For background, we are running a temporal cluster on AWS, with all temporal services as ECS tasks and the frontend service behind an ALB. We support a number of different teams and use cases across Golang, Ruby, and Python.
The cluster is working fine generally; however, there is a roughly 0.2% error rate of 502 errors we see in our python and ruby clients. I believe this same error is being reported as a “context deadline exceeded” error in golang. Golang reports the deadline exceeded error much less frequently than 502’s are reported in the other languages, but I think this may be a result of the retry policies for gRPC requests buried in the SDK.
The issue I would like advice on has 2 dimensions
I believe these errors result from timeouts inside the temporal services service to service communication leading to a dropped connection to the ALB and thus the python and ruby clients receive a 502 from it. I think the context deadline exceeded errors from golang have the same root cause, because I have noticed that no matter what deadline I set on the passed context for a request, when it fails, it will mark the deadline exceeded at 10s, which is the same as the default service to service communication timeout. Does this explanation make sense?
I would really like a way to know what caused the “context deadline exceeded” error to ensure there isn’t something else bad happening. I tried a few ways of getting more data out of the exception but it is pretty empty. Is there a better way to parse that error to get more info? From my reading of the code I am concerned that the context is just being cancelled when this error is encountered and thus all metadata from the true error is lost.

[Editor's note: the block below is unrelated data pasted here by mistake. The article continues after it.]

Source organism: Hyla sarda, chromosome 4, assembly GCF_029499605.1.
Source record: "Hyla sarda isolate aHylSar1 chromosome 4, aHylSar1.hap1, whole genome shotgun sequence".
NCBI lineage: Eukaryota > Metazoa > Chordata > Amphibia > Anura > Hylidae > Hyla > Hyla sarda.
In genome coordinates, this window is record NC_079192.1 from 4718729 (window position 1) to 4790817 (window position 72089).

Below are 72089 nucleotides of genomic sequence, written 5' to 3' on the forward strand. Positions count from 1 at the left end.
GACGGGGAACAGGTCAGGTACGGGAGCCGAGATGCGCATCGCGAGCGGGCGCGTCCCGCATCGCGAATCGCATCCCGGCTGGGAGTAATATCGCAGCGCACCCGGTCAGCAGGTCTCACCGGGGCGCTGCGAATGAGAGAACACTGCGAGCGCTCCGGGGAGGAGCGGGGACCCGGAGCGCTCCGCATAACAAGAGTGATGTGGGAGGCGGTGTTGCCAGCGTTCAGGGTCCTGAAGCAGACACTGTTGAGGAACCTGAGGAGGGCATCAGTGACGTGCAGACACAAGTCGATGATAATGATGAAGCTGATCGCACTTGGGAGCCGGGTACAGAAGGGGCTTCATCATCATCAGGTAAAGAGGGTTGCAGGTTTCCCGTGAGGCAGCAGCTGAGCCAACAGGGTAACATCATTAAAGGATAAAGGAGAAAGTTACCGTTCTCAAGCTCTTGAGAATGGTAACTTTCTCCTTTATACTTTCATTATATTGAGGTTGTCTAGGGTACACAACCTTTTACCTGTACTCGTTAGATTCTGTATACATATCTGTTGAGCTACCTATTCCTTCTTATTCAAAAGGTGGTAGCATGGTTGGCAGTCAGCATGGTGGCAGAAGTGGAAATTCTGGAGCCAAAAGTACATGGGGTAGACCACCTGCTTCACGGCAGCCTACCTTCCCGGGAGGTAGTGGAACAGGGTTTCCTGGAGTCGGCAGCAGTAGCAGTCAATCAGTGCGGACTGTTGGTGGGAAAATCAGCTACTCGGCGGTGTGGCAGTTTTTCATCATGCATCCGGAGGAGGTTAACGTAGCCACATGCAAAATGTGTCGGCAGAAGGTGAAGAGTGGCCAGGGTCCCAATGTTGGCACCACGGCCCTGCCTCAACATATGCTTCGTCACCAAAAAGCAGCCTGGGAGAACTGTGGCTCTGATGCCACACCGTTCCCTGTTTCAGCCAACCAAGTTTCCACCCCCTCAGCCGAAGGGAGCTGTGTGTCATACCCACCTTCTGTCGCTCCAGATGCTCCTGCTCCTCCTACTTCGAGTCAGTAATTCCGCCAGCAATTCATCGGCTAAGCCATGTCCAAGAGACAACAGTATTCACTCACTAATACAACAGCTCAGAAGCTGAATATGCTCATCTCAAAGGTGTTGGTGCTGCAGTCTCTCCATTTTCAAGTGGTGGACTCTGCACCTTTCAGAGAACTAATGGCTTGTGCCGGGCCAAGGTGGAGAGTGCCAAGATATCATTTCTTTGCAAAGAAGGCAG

How do I mitigate the issue in future? If my assumption of the root cause is correct, I need to scale up Temporal; however, it is hardly pulling any resources as it is now. I am throwing a few more container instances at it to see if the error rate drops, but in my ideal world this is something I can solve with autoscaling. I do not see any real CPU load or memory load on the system, which are the easier things for me to set autoscaling policies against. Is there a way to tell each container to do more? Is it in reality just highly CPU and memory efficient and I need to autoscale on connections or some other network resource instead?
Any advice appreciated. Thank you!